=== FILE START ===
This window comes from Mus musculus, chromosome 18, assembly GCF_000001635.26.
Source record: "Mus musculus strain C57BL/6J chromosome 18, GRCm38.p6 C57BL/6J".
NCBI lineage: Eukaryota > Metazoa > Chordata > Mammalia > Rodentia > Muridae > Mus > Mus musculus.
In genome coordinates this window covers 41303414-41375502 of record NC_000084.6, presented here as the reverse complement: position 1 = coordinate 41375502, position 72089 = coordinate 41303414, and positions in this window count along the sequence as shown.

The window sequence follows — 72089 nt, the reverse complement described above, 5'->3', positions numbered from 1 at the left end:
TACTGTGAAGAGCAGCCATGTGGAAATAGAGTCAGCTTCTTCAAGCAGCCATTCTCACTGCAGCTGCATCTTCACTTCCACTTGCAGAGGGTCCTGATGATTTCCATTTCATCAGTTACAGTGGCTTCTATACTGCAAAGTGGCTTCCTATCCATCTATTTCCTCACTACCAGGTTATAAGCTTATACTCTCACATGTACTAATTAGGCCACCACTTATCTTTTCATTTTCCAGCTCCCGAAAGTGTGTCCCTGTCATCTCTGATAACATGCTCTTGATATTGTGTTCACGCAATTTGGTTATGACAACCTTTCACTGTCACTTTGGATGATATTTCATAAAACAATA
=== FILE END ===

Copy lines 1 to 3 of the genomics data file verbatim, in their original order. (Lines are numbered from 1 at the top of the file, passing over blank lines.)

This window comes from Mus musculus, chromosome 18, assembly GCF_000001635.26.
Source record: "Mus musculus strain C57BL/6J chromosome 18, GRCm38.p6 C57BL/6J".
NCBI lineage: Eukaryota > Metazoa > Chordata > Mammalia > Rodentia > Muridae > Mus > Mus musculus.